Juan Antonio Roca has face to face showdown in court with Marisol Yagüe

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A face to face declaration in the Malaya case in Málaga on Wednesday brought sparks between the ex Marbella Town Hall real estate assessor, Juan Antonio Roca, and the ex Mayor of Marbella, Marisol Yagüe. Roca said to Yagüe – ‘Darling, I deeply lament disagreeing, but I did give you money’. To that Yagüe said ‘You are looking for a way out of jail’. The conversation between the two came after she denied to the prosecutor that she had received envelopes, in the form of backhanders, from Roca. Judge José Godino then ordered a face to face ‘careo’ between the two which lasted just over a minute. ‘When did I ask you for money, Juan Antonio?’ she spat ‘I paid you always on the orders of Jesús Gil’, he replied, adding that the payment was for ‘maintaining cohesion’ in the three way government of which she was Mayor. The payments to Yagüe and the rest of the councillors took place between January 2004 and 2006, according to Roca’s own notes, which he has collaborated repeatedly in court. He says the ex Mayor received 1.8 million €. Yagüe told the court that Roca knows she loves him a lot, and that she wants him to get out of jail, ‘but it is not as he says’, she said, looking directly into his eye and grabbing his forearm. She also denied that he had supplied funds for the purchase of a luxury flat in Madrid in the Argüelles district. She faces 20 years in prison and a 3.8 million € fine in the case on charge of bribery, perversion of the course of justice, fraud and the misuse of public funds. The questioning continues on March 5.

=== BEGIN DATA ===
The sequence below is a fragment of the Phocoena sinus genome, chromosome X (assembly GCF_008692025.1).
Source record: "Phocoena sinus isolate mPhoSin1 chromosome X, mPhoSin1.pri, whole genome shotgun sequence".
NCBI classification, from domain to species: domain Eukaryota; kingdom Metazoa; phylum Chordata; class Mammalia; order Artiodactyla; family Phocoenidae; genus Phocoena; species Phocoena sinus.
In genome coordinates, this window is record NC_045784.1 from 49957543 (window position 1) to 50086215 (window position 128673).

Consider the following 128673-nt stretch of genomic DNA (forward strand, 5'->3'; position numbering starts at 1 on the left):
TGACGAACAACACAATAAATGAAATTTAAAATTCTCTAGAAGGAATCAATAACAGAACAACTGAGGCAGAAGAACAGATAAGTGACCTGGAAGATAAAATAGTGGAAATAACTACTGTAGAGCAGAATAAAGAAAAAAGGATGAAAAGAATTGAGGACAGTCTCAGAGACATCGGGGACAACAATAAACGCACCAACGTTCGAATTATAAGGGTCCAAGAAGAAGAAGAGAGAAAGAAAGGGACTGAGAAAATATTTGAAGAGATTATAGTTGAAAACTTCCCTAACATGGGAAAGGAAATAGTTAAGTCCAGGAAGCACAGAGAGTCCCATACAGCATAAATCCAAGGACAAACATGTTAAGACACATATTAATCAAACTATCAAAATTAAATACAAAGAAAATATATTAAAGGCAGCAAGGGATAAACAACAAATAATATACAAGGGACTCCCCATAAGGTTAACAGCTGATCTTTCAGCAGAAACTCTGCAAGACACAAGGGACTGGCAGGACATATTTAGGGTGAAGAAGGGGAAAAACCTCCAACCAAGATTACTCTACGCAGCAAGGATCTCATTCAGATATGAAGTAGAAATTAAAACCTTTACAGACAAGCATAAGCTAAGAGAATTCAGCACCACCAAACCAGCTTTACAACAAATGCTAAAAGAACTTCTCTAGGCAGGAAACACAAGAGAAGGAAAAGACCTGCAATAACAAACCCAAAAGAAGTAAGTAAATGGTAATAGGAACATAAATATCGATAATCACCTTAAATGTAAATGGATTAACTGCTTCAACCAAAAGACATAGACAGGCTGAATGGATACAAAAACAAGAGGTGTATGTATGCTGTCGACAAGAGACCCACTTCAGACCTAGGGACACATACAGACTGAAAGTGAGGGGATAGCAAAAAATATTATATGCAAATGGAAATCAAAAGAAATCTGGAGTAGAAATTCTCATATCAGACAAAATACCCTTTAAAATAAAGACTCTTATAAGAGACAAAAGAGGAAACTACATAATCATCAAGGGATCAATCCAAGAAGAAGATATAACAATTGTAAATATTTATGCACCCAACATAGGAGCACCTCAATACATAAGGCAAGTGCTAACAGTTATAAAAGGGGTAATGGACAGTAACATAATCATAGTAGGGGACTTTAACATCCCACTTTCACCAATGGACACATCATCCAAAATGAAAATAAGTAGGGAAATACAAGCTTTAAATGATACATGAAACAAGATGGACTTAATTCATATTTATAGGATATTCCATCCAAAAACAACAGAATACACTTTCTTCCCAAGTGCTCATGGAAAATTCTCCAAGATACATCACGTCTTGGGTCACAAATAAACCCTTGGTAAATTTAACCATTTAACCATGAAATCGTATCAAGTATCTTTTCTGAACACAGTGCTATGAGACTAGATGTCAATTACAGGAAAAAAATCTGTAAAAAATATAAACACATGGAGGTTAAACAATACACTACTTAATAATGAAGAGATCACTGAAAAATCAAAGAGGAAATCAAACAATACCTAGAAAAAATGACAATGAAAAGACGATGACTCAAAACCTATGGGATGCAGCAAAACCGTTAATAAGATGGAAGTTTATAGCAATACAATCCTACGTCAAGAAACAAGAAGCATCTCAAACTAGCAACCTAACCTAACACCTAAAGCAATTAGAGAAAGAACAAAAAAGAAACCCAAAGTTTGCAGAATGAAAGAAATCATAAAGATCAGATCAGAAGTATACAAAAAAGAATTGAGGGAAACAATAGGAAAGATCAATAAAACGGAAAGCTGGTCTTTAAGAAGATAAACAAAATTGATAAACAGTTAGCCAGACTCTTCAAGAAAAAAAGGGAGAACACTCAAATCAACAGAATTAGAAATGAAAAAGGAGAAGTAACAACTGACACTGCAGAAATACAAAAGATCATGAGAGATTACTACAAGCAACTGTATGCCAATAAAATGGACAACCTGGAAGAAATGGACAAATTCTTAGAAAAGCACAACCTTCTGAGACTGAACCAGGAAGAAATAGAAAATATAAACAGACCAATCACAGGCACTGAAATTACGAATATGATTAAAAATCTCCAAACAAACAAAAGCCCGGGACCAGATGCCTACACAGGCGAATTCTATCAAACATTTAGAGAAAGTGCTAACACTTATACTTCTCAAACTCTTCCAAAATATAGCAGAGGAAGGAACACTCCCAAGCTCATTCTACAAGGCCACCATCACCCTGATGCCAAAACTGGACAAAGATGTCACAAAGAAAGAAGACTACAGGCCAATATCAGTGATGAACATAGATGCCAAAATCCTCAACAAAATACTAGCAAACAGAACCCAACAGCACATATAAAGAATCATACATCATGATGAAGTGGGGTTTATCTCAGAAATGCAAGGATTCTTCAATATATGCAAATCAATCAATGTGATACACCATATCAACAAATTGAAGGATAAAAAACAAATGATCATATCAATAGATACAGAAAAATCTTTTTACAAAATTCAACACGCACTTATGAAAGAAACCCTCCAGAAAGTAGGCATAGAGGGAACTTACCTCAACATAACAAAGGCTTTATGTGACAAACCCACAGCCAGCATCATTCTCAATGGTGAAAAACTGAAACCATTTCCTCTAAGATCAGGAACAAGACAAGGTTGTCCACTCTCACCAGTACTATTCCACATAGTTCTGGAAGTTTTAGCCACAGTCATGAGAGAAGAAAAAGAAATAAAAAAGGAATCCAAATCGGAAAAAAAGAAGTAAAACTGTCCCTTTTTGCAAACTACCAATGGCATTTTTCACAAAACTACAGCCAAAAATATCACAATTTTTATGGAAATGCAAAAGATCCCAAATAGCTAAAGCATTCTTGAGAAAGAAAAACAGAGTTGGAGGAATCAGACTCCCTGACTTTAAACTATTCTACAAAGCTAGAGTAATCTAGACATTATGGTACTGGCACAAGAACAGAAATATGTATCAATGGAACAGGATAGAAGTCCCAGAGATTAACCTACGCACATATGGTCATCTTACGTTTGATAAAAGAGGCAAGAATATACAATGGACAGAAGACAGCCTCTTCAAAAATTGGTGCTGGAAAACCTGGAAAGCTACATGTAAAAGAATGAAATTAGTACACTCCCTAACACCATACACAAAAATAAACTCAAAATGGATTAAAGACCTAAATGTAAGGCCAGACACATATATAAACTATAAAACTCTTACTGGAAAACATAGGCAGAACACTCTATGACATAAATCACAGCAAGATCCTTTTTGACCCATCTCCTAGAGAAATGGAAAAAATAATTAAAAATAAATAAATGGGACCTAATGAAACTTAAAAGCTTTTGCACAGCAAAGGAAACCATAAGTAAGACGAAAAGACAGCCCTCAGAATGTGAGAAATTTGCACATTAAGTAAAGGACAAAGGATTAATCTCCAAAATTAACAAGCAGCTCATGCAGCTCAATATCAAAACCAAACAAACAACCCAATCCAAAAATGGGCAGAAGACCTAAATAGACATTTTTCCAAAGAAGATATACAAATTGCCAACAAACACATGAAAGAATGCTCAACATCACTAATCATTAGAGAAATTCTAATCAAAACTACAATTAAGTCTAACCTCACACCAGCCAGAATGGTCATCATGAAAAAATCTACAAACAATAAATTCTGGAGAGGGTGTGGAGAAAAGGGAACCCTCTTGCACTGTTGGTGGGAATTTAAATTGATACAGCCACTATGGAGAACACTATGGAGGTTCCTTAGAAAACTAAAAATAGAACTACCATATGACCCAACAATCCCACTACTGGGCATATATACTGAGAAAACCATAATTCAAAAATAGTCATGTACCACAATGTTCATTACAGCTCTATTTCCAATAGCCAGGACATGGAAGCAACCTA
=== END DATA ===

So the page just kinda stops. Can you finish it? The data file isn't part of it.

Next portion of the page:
Libyan land being freed for development in Marbella